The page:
Wednesday 21 June 2023

Lux Presents...

Radio fans loved mistakes.

Every verbal screw-up by Don Wilson or Mary Livingstone on the Jack Benny radio show brought howls from the studio audience. People loved them so much, a fellow named Kermit Schafer cut a number of albums featuring on-air mistakes, though some were re-creations.

Even dramatic shows had their share, though I doubt the studio audience guffawed through them. Certainly not during the broadcast of a venerable programme like Lux Radio Theatre. It debuted on the NBC Blue network on Sunday afternoon, October 14, 1934, and moved to CBS on July 29, 1935. It made a far more important move in June 1936, when the show packed up and headed from New York to Hollywood to attract the major film stars. It helped when Cecil B. DeMille was hired at $2,000 a week to host the series. Radio historian John Dunning related in his book how movie companies stood idle while its stars rehearsed for Lux, getting up to $5,000 an episode and—what the studios wanted—huge, free publicity for their coming attractions.

DeMille and his successors were figureheads. The real work was handled by others, who also bore the headaches, especially when things went wrong. Here’s a wire story from 1953 to give you some examples. It also leaves you an idea of the timidity of network radio, even compared to the heavily-censored movie industry.

Fluffs and Muffs Turn Producer's Hair Gray
United Press Hollywood Correspondent
HOLLYWOOD, Sept. 12 – The oldest radio dramatic program, The Lux Theater, begins its 20th year Monday and considering its narrow squeaks the record is a victory, its producer sighed.
Nineteen years ago, John Boles and Miriam Hopkins launched the series with “Seventh Heaven.” Since then more than 800 one-hour versions of popular movies have been broadcast, starring every big movie luminary except Charlie Chaplin and Greta Garbo.
“But we've had some catastrophic events,” producer Cornwall Jackson said with a shake of his head.
“BURT LANCASTER forgot to change his watch to daylight savings [sic] time and arrived 12 minutes after the program started. A bit player named Ira Glosser [sic] read Burt’s role— cold— and then Lancaster took over the part. I was listening at home and couldn’t tell the difference.
“Ira,” he added, became Jeff Chandler.
Van Johnson showed up a minute before broadcasting time, causing Jackson to consider switching to the shoe business. The scare was surpassed, however, when a star dropped her false teeth in the middle of a speech but popped them back in her mouth without missing a beat.
HELEN HAYES did “Peg O' My Heart” without one rehearsal after Margaret Sullavan became ill. On another program, Edward Arnold was blissfully ignorant of introducing “Rasil Bathbone.”
Not counting wayward actors, Jackson’s biggest headache is finding movies suitable for broadcast. Most are "too adult” for a family radio show, he said.
The show has become such an institution that some fans think producer Cecil B. DeMille still is master-of-ceremonies. He quit in 1945 rather than pay a $1 union fee. He was succeeded by William Keighley and later Irving Cummings.
LORETTA YOUNG and Fred MacMurray hold the record with 25 Lux appearances; Olivia de Havilland celebrated her 20th Monday with “My Cousin Rachel.”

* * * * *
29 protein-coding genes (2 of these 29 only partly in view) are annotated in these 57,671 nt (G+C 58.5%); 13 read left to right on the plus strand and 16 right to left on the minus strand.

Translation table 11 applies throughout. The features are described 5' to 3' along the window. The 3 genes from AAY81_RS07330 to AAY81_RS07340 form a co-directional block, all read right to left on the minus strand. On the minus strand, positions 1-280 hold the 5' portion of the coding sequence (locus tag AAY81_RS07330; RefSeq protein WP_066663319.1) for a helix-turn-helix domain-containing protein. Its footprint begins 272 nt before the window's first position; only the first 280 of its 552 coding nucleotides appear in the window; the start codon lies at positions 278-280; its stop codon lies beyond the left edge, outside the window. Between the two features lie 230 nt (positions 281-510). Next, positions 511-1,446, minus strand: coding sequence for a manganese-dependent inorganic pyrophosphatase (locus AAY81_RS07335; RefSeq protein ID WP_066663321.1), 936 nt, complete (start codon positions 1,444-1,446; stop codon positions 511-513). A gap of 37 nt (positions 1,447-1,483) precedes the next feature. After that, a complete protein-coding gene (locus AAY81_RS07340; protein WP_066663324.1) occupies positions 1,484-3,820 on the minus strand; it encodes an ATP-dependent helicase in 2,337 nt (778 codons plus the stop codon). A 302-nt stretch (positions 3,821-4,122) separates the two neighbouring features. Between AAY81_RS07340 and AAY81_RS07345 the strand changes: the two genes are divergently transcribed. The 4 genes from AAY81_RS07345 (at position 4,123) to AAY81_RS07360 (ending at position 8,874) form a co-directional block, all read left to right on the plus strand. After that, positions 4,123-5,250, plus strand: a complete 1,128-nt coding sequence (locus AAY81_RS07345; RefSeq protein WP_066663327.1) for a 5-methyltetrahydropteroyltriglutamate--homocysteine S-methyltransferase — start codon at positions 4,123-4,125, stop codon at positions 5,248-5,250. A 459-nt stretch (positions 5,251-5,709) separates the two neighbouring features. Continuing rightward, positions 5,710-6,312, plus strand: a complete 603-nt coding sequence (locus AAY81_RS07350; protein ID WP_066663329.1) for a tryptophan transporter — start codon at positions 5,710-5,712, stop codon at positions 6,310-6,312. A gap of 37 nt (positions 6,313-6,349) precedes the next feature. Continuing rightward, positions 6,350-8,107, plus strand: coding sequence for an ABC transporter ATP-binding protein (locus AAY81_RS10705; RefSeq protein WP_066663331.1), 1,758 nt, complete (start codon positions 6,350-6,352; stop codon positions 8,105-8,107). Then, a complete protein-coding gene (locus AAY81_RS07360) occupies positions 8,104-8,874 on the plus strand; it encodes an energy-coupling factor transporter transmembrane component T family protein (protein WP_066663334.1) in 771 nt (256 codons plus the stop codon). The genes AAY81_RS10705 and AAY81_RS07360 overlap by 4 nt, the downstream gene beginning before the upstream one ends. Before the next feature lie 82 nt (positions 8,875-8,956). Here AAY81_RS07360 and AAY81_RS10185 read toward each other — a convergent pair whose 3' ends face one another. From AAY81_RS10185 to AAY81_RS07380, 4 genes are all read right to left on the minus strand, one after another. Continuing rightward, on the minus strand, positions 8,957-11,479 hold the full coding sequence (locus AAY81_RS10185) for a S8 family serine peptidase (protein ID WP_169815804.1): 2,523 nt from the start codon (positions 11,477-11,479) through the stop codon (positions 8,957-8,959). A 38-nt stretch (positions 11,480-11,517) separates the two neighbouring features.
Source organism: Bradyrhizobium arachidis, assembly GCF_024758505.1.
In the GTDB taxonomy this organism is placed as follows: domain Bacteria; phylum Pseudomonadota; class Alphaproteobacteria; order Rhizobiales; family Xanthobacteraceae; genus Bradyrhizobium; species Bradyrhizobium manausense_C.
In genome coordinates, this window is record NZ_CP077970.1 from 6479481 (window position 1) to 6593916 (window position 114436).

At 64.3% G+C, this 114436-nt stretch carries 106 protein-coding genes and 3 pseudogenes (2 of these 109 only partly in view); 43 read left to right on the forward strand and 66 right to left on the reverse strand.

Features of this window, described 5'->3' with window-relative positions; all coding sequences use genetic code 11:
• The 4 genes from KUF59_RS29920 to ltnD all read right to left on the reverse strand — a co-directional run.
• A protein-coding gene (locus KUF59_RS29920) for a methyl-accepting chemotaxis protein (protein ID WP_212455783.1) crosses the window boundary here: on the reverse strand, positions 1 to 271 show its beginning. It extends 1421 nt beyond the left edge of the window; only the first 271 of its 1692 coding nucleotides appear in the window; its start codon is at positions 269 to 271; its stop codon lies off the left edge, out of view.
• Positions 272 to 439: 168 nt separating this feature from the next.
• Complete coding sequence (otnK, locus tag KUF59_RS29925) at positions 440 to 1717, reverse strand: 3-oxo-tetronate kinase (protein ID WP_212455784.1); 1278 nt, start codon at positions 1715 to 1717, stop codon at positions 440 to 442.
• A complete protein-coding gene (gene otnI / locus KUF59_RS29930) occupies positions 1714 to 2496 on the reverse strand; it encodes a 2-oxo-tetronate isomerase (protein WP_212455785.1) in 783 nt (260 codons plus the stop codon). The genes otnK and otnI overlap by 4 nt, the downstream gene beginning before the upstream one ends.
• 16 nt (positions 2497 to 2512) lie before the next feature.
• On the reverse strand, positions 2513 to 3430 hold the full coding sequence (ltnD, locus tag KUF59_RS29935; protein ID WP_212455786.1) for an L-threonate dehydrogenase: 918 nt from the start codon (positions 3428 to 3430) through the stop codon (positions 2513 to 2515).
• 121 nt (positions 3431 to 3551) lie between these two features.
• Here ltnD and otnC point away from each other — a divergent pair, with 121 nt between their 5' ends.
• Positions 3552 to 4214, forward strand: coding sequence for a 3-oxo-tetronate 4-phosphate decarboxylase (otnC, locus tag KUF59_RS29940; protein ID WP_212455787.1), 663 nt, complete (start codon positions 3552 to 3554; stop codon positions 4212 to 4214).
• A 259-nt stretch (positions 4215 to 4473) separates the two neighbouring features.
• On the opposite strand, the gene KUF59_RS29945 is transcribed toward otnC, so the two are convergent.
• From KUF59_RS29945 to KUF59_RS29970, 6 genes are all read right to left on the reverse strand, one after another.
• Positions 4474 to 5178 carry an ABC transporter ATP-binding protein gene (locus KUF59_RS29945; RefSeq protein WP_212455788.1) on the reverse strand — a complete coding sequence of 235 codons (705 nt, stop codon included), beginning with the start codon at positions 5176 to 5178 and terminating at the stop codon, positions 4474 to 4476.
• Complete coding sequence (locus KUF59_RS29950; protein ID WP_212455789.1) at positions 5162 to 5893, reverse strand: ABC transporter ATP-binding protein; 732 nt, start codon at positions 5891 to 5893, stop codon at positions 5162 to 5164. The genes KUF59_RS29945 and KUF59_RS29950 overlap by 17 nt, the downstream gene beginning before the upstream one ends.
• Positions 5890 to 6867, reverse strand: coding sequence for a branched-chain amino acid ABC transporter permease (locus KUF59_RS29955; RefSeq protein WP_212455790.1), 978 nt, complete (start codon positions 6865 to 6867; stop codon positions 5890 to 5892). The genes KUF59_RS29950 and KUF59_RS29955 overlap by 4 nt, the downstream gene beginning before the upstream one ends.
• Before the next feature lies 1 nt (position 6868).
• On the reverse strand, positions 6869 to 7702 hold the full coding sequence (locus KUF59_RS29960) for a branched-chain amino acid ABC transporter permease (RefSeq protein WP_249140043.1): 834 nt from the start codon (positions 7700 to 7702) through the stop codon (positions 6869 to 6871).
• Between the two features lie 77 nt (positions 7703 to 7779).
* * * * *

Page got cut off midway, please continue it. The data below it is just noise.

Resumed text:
Two years ago, Lux Theater made its TV debut with original plays—“Can you imagine the movie studios giving us their scripts for TV?” mourns Jackson. Thursday, Maureen O’Sullivan and Ronald Reagan opened the Lux TV season from Hollywood. Lux was thus the first big television show to switch from New York to Hollywood, giving CBS something to do in their huge black-and-white television city.
“So far on the television show nobody’s even fluffed their lines,” said Jackson.

By this period, network radio was withering away from a lack of cash, which was being moved by ad agencies into television, where the audiences were going. Lux was one of the last big sponsors which finally gave in. The Radio Theatre was moved to NBC for the 1954-55 season, with Lux dropping the show after the broadcast of June 7, 1955.

There was still some life in radio, and there was still some life in the dramatic showcase. The network continued to air the show sustaining as NBC Radio Theatre until January 4, 1960 when it, My True Story, the weekday version of Monitor and It’s Network Time were lopped off the schedule. The last-named was a short-lived, two-hour afternoon variety show hosted by, of all people, $150,000-a-year newsman Frank Blair. It was a far cry from a programme that, year in and year out, opened with the regal phrase “Lux presents Hollywood.”


  1. Great behind the scenes stories of a classic radio show. Flubs and all. I remember when Broderick Crawford hosted " Saturday Night Live ", in his monologue, he talked about over sleeping, showing up late, and being fired from an NBC Radio show in the late 1930s.. Crawford told the audience, after 40 years, it is nice that NBC is giving him another chance. Got a pretty good laugh and applause. Years ago, I heard Fred MacMurray and Claudette Colbert in the Lux Radio Theatre presentation of " The Egg and I ".

  2. If the article is referring to Cornwell Jackson, Jackson was married to actress Gail Patrick at the time. She was responsible for bringing "Perry Mason" to television a few years later and served as the show's executive producer.

    Corny (sans Patrick) later produced a misbegotten 1973 revival starring Monte Markham in the title role.

  3. Per Kermit Schafer, Joseph Cotton supposedly delivered the following billboard for the following week's Lux Radio Theater at the close of a broadcast:

    "Tune in next week when your Lux Radio Theater presents that smash hit comedy The Major and the Minor, starring Lynn Fontaine and Hollywood's newest acting sensation, that sparking young actor--" [delivered incredulously here] "Sonny Tufts(?!)"